Opinion, Teaching

Aboriginal Education

Our moral imperative to teach our shared Canadian history

(Note: What follows is a letter I wrote to Laura Tait, District Principal for Aboriginal Education in Nanaimo School District, BC, after meeting with her the other day.)

Dear Laura,

This morning I came to you with some questions – questions that have paralyzed me for the past five years.

About seven years ago, during my first year of teaching, I had a conversation with a colleague while carpooling home one day. Tom asked me what was my big goal – my big motivation for teaching.

“To make things better,” I said.

“What does that mean for you?” Tom asked.

“Well, for one thing, I think it’s crazy that we teach an African Lit unit in English 10. Why are we teaching African Lit when we don’t even teach a First Nations’ unit? Why are we doing fancy ski trips but not cultural exchanges with some Aboriginal kids up North?” At the time, at my school, I couldn’t identify any Aboriginal students in my school. The next year administration told me I had one student who self-identified as one-quarter Aboriginal.

I grew up in Squamish and, while my formal Aboriginal education has some gaping holes, I had learned enough to know that just because we didn’t have many Aboriginal kids in our school didn’t mean we should ignore the fact that there are Aboriginal kids in our province and that we share a history with Aboriginal peoples (except that my understanding of it being a “shared” history is a result of my learning from you – I wouldn’t have framed it that way before).

On a personal level, I also felt compelled to educate my students about Aboriginal history. Before I was born my aunt was adopted into her best friend Rose’s Haida family – so Rose became my Haida auntie. Having a relationship with Rose both directly and indirectly through my blood-aunt made Aboriginal education a personal and deep moral imperative for me. I saw how my race, my colonizer race, affected Rose’s daily life. During her cancer treatment she endured the most abject racism from our medical community, our political system, and some of the business community.

So it was with my good intentions and naivety that in my second year of teaching I jumped into a lesson on residential schools with my grade 10 English class. My students reacted with horror, sympathy (not empathy) and, most unfortunately, an anger and resentment at the “white guilt” this history brought up for them. I found myself back-peddling, scrambling to salvage the situation. That was the last time I attempted any formal Aboriginal education. The fear of doing it wrong again, as I clearly did that time, paralyzed me.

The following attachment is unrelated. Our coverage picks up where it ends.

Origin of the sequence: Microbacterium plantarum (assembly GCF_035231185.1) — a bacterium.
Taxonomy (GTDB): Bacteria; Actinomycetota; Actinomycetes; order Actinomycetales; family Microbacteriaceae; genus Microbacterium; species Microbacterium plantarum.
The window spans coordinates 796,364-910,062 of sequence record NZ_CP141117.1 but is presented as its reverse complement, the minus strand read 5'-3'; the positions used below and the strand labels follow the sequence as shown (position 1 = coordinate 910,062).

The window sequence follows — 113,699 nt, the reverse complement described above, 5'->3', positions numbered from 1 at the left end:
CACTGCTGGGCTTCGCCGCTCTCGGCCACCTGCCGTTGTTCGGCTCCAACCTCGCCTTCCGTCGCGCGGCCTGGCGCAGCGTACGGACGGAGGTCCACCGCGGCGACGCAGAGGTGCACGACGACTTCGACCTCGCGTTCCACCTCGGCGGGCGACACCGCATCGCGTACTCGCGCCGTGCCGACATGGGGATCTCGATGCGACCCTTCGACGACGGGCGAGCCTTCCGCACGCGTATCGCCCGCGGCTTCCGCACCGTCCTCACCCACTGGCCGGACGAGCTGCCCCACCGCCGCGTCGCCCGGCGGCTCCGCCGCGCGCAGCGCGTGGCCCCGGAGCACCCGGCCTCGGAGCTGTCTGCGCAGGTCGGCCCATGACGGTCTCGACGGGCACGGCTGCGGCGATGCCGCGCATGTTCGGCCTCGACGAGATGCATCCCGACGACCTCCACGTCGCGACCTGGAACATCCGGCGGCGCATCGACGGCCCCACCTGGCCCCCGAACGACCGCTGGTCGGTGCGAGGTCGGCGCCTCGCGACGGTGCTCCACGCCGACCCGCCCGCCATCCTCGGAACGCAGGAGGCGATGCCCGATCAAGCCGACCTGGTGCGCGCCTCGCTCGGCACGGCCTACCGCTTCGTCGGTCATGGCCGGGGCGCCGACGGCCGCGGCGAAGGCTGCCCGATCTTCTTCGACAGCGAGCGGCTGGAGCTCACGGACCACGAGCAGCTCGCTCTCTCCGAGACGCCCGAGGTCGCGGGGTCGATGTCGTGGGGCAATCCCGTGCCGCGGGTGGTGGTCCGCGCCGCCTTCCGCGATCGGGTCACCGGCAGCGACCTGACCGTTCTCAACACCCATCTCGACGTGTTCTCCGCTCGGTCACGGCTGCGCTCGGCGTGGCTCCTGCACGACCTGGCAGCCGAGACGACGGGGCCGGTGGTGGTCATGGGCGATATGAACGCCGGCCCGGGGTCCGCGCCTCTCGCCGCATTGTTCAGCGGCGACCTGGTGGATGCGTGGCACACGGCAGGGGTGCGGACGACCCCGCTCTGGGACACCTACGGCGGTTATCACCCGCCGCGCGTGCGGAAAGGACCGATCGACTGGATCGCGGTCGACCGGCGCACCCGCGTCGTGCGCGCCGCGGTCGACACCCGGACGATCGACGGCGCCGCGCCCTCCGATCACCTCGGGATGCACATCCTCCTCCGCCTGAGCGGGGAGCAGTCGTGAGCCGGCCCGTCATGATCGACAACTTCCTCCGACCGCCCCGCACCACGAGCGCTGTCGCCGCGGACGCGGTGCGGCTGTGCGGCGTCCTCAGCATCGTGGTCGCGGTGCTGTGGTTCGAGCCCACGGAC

Then I saw you speak at the NOII seminar last year and I felt, once again, that urgency I had shared with Tom.

A year later and here I am. Heading home on the ferry after spending time in conversation with you in Nanaimo.

I am a changed person. Having moved forward with my own learning today, I am ready to move forward with my students.

Today you gave me a safe place to ask my questions. Questions like,

  • How can I talk with any authority about Aboriginal issues and history when I am not Aboriginal myself – and, maybe even worse, when I am a member of the colonizing race?
  • What do I do when/if my students respond with anger and blame?
  • How do I do Aboriginal education right?

Even now, only hours later, I can see the bias in my questions. When I asked you these questions, you didn’t point this bias out. Instead, you validated my curiousity and honoured that my questions came from a good place. You also asked me questions in return and pushed me to make my own meaning from your ideas and experience.

Here is my learning from today:

  • I can’t speak “for” anyone but myself – nor does anyone want me to. I don’t need to be an authority on Aboriginal education – I can learn alongside my students.
  • It isn’t my job to teach students what to think – nor do I want to – but it is my job to teach students how to think for themselves, how to critically engage with Aboriginal texts and ways of understanding the world.
  • It isn’t Aboriginal history that I should teach – it’s our shared history as British Columbians and Canadians that I need to make students aware of and help them engage with.
  • When students respond emotionally to Aboriginal themes, I should deal with their reactions in the same way I do when students respond emotionally to any subject in my class including sexuality, sexism, violence, injustice, etc.: I should help them understand their responses by teaching them how to be reflective.
  • I am doing Aboriginal education “right” if I am reflective and doing it with moral purpose and to the best of my capacity – which is as “right” as I can teach anything, ever.
  • That I don’t need to go immediately for the jugular (i.e. introduce students to the horrors and tragedies of residential school), but that I can introduce students to Aboriginal writing and texts and help them develop their own inquiry around those texts. Inevitably, some students will investigate themes of suffering and healing and in this way the class will learn about residential schools and colonization. However, other students might investigate themes of resilience and hope – also important themes. To do what I did – which was hammer them with what I thought was most important – totally missed the point because in so doing I ignored the multitude of other aspects to Aboriginal education.

Today you walked beside me in my learning; this is what I want to do for my students. I couldn’t walk beside them when I felt paralyzed… but now I’m moving. After a long hiatus, this journey will continue.

Thank you.

Meet the Expert(s)

Brooke Moore

Brooke Moore works alongside schools as the Delta School District's District Principal of Inquiry and Innovation in BC.

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